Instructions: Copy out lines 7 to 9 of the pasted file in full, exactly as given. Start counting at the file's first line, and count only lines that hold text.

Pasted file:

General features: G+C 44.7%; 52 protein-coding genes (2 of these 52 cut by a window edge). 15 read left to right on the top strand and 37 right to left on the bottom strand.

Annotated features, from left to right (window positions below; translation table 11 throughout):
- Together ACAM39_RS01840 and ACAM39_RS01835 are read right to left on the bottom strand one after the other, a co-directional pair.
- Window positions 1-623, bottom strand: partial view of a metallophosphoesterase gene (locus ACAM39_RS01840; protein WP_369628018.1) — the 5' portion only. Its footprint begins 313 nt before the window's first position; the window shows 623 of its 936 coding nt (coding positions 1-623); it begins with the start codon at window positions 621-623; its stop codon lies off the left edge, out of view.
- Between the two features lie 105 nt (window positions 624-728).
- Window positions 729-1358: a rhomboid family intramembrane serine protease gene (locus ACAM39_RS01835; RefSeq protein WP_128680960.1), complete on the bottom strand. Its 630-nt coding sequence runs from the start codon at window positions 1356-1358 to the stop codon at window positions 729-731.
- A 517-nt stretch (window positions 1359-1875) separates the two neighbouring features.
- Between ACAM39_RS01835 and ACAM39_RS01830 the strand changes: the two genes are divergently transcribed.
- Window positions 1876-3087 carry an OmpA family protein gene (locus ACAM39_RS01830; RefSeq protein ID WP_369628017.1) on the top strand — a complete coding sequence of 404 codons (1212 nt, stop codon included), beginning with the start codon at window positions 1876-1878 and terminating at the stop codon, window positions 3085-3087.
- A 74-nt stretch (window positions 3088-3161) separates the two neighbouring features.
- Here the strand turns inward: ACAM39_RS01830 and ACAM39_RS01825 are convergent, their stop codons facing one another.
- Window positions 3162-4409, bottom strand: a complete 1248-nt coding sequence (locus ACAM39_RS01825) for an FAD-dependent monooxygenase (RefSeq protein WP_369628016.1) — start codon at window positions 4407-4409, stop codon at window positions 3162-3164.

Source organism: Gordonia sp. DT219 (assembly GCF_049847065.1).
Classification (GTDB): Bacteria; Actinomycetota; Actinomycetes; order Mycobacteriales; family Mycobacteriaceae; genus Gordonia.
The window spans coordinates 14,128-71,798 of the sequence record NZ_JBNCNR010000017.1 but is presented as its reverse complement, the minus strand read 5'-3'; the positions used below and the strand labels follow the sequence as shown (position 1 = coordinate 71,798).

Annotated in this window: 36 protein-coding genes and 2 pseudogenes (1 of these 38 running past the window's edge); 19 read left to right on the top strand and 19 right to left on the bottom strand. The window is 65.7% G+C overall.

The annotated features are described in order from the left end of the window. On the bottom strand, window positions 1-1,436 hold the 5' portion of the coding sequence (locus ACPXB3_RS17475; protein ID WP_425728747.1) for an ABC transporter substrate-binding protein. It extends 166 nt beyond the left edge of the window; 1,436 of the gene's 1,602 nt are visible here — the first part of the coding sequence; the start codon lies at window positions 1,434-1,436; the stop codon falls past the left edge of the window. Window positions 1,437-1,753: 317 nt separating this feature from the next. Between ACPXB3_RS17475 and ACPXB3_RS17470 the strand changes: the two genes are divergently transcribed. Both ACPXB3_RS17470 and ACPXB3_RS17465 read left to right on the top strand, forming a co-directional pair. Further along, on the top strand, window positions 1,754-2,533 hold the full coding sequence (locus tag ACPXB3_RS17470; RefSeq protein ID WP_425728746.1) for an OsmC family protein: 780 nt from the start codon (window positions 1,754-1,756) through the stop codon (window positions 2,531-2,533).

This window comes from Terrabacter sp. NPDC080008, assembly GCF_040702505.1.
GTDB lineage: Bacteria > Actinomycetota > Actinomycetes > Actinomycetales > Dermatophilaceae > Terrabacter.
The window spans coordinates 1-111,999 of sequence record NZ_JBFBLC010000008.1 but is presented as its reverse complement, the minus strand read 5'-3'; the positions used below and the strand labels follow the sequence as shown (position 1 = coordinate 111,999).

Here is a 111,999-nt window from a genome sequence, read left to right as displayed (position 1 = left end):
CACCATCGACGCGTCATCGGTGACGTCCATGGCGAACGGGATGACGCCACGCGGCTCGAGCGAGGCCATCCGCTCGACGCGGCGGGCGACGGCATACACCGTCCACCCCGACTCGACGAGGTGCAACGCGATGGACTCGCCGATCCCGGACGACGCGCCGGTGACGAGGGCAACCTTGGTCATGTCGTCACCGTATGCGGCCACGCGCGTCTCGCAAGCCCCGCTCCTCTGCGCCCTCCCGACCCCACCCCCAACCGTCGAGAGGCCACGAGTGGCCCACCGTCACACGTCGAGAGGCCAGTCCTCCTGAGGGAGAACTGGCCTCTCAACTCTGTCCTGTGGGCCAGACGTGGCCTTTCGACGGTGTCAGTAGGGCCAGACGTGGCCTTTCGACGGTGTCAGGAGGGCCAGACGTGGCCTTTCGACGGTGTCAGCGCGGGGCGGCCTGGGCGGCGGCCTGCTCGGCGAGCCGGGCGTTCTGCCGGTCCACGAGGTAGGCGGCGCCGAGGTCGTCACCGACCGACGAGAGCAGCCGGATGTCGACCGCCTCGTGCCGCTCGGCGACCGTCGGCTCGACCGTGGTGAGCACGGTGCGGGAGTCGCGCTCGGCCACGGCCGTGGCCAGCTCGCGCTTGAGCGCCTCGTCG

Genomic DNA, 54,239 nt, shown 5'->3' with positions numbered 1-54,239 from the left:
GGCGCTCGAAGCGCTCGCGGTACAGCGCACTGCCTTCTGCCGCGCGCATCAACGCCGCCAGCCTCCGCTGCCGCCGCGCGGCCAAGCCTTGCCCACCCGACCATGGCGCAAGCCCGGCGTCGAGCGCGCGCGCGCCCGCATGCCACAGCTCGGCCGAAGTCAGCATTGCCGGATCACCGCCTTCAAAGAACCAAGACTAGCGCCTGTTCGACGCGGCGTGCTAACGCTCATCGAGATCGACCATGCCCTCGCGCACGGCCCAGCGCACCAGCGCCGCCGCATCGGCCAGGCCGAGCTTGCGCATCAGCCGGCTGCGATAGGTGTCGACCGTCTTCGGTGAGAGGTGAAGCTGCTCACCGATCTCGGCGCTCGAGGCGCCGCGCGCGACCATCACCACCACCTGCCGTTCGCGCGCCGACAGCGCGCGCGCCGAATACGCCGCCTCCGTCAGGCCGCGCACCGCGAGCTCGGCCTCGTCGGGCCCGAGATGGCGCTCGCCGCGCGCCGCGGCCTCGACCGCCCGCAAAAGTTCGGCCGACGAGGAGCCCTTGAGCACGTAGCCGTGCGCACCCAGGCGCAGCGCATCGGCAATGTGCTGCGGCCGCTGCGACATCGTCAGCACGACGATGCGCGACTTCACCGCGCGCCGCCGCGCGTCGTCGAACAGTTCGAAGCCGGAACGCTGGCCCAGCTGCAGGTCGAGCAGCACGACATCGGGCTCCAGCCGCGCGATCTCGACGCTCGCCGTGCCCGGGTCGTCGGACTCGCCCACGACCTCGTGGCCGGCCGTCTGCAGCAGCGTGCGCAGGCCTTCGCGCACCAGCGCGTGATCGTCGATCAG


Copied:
- A 517-nt stretch (window positions 1359-1875) separates the two neighbouring features.
- Between ACAM39_RS01835 and ACAM39_RS01830 the strand changes: the two genes are divergently transcribed.
- Window positions 1876-3087 carry an OmpA family protein gene (locus ACAM39_RS01830; RefSeq protein ID WP_369628017.1) on the top strand — a complete coding sequence of 404 codons (1212 nt, stop codon included), beginning with the start codon at window positions 1876-1878 and terminating at the stop codon, window positions 3085-3087.